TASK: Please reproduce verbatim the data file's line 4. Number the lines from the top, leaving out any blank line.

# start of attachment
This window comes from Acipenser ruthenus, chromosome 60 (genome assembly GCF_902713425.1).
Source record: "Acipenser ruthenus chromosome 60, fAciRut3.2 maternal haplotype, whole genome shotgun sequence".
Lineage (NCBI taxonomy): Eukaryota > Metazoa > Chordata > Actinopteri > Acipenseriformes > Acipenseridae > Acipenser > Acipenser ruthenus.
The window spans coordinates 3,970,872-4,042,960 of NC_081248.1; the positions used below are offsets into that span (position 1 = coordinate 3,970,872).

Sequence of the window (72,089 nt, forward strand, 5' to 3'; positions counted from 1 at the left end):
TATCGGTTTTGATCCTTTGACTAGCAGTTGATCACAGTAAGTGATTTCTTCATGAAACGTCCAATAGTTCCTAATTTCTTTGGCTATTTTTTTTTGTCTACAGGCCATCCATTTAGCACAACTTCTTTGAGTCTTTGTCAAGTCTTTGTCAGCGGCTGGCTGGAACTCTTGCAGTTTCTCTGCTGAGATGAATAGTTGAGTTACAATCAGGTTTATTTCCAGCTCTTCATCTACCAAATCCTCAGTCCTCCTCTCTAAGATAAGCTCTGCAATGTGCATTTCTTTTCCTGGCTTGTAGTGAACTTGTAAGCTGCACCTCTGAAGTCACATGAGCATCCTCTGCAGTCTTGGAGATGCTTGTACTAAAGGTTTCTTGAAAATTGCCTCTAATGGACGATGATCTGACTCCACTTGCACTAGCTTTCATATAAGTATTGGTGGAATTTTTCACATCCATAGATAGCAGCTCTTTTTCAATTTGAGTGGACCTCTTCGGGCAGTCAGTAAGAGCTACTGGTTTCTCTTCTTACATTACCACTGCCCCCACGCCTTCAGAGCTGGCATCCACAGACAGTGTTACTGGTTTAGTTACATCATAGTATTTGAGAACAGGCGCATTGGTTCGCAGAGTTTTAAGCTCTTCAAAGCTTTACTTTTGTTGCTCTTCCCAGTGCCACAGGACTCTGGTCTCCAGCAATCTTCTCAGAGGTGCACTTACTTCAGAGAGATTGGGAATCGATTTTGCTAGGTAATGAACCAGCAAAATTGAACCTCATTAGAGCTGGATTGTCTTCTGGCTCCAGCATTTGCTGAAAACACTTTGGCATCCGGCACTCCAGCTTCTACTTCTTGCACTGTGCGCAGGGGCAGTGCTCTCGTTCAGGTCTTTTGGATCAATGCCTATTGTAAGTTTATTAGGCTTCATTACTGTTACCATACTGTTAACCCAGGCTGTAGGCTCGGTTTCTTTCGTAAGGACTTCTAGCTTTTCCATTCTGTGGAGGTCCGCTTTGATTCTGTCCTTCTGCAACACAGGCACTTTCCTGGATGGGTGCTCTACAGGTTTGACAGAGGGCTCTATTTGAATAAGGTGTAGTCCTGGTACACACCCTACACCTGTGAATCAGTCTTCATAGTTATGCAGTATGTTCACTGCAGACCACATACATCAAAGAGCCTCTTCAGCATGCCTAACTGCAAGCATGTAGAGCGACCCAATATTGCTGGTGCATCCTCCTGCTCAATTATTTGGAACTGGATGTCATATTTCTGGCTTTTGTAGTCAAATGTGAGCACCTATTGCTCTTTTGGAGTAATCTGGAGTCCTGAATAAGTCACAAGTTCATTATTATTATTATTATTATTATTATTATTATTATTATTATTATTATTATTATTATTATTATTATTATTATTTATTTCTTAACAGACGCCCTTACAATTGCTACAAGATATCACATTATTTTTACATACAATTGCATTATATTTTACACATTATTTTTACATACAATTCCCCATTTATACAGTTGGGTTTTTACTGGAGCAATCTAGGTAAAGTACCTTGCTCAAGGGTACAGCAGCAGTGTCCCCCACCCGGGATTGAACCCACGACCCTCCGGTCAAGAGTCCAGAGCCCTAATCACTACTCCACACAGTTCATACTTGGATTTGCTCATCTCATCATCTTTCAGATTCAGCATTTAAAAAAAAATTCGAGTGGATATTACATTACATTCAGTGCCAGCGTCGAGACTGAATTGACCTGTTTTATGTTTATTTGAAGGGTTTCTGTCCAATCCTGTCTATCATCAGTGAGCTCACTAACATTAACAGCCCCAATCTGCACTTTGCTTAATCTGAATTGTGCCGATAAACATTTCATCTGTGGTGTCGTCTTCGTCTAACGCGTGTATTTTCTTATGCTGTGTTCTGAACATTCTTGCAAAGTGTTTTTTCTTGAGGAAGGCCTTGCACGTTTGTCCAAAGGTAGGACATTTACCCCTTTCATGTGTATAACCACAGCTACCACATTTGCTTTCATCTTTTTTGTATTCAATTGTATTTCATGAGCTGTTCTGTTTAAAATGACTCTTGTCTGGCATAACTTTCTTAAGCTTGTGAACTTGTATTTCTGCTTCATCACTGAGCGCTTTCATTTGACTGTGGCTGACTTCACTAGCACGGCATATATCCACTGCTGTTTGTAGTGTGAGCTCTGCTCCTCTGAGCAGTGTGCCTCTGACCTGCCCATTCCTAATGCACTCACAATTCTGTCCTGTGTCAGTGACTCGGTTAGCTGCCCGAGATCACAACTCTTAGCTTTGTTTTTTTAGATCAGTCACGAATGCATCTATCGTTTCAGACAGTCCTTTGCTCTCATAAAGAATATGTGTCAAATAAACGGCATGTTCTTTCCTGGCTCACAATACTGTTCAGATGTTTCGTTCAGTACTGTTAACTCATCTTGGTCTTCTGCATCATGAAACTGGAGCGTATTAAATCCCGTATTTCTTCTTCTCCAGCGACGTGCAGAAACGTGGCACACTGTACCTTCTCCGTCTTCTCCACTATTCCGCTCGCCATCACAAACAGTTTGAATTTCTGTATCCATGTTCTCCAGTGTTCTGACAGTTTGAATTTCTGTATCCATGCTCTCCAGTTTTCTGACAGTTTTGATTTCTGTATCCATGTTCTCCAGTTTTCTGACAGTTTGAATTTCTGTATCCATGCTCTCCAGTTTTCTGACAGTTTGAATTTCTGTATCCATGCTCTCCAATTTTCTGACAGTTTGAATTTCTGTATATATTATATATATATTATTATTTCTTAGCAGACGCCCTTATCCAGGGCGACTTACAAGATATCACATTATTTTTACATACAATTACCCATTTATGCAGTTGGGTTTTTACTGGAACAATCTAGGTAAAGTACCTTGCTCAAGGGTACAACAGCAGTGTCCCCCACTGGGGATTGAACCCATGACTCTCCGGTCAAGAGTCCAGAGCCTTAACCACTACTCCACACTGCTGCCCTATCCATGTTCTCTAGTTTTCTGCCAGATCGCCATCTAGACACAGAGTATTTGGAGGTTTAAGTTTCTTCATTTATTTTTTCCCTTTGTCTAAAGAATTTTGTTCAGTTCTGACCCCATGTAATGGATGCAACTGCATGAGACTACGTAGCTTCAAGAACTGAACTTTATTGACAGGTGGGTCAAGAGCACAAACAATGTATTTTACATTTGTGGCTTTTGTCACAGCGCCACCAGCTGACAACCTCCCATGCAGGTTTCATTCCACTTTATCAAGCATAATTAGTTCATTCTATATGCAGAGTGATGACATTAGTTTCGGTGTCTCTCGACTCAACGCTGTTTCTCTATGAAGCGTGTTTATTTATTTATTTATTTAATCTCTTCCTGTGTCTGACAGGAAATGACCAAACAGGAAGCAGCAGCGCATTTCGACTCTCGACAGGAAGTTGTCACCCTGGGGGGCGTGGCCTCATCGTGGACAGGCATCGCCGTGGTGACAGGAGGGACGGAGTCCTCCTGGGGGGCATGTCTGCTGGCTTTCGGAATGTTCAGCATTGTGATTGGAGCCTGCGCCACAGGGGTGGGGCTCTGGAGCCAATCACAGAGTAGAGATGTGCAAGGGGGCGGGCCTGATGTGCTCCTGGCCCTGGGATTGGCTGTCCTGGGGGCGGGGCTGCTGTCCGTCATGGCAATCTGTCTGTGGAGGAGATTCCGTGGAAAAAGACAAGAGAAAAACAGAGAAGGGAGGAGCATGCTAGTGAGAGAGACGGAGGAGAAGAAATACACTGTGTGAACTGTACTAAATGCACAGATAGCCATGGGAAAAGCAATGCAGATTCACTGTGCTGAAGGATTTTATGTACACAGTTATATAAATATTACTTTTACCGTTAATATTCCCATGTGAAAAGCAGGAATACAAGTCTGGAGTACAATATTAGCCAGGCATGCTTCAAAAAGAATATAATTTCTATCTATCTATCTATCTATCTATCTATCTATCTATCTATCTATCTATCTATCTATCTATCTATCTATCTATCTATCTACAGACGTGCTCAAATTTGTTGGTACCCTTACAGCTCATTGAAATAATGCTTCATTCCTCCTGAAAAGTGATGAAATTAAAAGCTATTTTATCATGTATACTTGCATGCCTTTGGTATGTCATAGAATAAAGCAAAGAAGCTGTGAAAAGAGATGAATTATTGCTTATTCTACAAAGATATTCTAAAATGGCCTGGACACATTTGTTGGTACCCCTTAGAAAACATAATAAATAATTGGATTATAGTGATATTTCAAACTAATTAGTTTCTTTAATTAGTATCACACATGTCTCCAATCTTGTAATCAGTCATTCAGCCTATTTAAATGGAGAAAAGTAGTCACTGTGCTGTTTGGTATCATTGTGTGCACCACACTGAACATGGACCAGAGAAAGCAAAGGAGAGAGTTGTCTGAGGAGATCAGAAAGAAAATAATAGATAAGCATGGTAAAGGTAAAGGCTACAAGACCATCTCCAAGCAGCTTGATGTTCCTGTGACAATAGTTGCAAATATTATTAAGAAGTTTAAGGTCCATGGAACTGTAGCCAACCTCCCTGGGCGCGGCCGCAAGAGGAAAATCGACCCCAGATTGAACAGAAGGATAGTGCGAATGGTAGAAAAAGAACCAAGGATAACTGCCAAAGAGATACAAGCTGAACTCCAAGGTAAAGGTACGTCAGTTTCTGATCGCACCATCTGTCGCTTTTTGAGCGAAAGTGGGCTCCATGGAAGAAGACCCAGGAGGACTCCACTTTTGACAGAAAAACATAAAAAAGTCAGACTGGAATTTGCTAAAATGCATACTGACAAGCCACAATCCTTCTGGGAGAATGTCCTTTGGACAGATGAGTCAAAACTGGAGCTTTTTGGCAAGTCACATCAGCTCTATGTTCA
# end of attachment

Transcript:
The window spans coordinates 3,970,872-4,042,960 of NC_081248.1; the positions used below are offsets into that span (position 1 = coordinate 3,970,872).